Firewalls act as a filter between your business network and the outside world. They allow safe traffic through, but block questionable connections before they can do harm.
Here’s a quick checklist to help you get your IT security basics right:
It is important your employees have safe, secure tools to go about their work with minimum risk to the business. Over and above that, they should be empowered and informed about security threats so they know how best to respond.
If you’re in any doubt about the security of your business, speak to an IT security specialist (perhaps your regular IT supplier) who can discuss your needs and the potential risks.
Adrian Case is technical director at Akita.
How often do you send confidential business documents via email? Weekly? Daily? Several times a day?
It's hardly surprising that we turn to business email when we need to send a document. It's quick, convenient and universal — pretty much everyone you need to contact has an email address.
But have you considered security? Any sensitive information contained in or attached to your emails will be stored on your company's email server. Often, this isn't scrambled or protected in any way.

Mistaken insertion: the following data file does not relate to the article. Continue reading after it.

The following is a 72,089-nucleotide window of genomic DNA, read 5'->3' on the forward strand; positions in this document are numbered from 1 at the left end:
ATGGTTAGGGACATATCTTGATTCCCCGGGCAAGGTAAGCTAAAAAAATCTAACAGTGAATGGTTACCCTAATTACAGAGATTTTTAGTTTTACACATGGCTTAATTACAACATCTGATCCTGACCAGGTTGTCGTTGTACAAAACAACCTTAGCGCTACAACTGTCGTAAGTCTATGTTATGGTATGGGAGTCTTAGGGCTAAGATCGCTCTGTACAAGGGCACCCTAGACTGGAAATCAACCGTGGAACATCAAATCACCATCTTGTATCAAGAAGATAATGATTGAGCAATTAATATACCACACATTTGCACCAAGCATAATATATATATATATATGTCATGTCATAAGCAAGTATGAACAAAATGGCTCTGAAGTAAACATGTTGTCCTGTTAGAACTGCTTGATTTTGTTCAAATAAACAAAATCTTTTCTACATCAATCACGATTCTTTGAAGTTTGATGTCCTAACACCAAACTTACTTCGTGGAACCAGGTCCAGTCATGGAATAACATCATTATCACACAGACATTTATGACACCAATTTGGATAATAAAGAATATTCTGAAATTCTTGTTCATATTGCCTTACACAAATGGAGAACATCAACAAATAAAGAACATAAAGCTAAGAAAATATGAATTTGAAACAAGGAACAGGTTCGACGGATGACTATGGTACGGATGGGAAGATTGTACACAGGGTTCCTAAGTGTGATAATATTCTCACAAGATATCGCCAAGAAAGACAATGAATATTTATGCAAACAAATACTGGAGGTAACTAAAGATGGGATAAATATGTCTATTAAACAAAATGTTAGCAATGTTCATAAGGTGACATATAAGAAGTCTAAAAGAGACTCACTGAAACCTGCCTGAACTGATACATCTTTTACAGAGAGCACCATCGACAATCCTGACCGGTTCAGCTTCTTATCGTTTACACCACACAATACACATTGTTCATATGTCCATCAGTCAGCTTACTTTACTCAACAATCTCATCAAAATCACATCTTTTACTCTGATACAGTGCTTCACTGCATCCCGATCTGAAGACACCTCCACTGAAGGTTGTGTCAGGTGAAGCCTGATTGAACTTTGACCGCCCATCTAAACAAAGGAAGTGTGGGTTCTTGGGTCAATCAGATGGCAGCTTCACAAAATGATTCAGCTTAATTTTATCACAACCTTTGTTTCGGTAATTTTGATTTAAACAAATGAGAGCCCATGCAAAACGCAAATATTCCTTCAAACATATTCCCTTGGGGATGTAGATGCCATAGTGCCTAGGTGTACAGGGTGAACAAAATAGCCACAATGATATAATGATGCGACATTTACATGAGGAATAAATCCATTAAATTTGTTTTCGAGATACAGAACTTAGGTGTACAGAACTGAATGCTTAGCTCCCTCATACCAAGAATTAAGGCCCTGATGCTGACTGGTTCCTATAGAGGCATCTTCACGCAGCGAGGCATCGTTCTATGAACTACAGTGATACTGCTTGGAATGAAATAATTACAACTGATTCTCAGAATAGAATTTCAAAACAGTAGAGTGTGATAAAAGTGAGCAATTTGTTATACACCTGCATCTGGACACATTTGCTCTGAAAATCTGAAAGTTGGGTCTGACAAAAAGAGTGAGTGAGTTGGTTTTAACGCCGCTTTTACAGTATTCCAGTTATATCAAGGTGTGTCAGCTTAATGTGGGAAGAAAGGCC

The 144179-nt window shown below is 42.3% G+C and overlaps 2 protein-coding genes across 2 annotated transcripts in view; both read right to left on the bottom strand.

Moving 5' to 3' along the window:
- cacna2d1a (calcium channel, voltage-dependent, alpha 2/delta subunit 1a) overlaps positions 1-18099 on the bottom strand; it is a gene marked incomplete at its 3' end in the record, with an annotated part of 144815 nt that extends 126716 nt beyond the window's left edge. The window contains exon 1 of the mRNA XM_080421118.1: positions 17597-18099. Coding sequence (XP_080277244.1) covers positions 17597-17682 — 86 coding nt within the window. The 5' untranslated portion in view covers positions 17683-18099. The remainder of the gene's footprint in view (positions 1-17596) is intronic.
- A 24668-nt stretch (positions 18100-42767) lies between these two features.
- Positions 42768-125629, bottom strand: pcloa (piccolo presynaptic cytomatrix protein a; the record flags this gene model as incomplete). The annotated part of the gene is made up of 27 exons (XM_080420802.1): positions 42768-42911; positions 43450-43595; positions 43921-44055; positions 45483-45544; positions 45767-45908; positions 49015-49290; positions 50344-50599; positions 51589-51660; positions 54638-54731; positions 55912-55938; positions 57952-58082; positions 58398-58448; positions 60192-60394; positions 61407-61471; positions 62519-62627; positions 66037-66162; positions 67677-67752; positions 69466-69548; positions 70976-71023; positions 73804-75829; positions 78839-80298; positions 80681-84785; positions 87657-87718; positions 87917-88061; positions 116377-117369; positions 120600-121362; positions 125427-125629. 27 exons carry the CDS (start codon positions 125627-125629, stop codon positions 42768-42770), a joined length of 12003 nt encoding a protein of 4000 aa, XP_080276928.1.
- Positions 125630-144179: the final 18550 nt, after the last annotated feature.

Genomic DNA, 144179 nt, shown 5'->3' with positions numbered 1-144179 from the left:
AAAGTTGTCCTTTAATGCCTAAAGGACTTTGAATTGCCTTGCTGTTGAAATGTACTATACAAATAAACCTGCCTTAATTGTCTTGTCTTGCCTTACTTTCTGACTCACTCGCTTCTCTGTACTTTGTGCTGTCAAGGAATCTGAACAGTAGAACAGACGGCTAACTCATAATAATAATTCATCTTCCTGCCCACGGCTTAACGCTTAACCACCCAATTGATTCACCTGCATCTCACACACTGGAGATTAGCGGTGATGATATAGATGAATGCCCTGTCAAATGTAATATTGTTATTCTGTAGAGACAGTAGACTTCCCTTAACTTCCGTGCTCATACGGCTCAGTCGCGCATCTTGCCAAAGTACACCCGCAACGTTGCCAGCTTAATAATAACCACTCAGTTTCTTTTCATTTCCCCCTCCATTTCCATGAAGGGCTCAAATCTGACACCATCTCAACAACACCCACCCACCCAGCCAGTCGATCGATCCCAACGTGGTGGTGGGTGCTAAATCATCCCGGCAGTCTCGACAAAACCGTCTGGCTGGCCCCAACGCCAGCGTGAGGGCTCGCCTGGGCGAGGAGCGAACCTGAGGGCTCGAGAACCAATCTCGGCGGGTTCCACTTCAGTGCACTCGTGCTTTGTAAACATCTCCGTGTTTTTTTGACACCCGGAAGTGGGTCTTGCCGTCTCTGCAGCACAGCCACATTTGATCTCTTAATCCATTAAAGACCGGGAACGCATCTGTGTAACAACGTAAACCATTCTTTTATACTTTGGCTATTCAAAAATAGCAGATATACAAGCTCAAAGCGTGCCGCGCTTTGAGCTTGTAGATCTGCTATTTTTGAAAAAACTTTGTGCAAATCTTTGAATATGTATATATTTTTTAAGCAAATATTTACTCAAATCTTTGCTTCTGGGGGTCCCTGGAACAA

If your server was hacked, for example, it would be trivial for online criminals to access this important information.
What's more, unless you take steps to hold on to it, the data on your email server won't stick around for ever. It might get automatically deleted after 30, 60 or 90 days.
If your company ever faces legal action, information about when you sent an email and what it contained can play a significant role in your defence. But only if you still have it, and can prove that it's not been tampered with.
An archiving system can help you address the security issues, while also ensuring you have a complete record of all emails sent and received by your company.
In fact, a proficient and advanced email archival program will keep all your emails and attached data safe, such as PDFs and Word documents.
You can be sued for breach of contract or unfair dismissal years after the event itself, so it may be a good idea to keep your email archive for six years or so. If you choose a good archiving system, that data will be stored in encrypted form and be easily searchable, so you can quickly find what you want.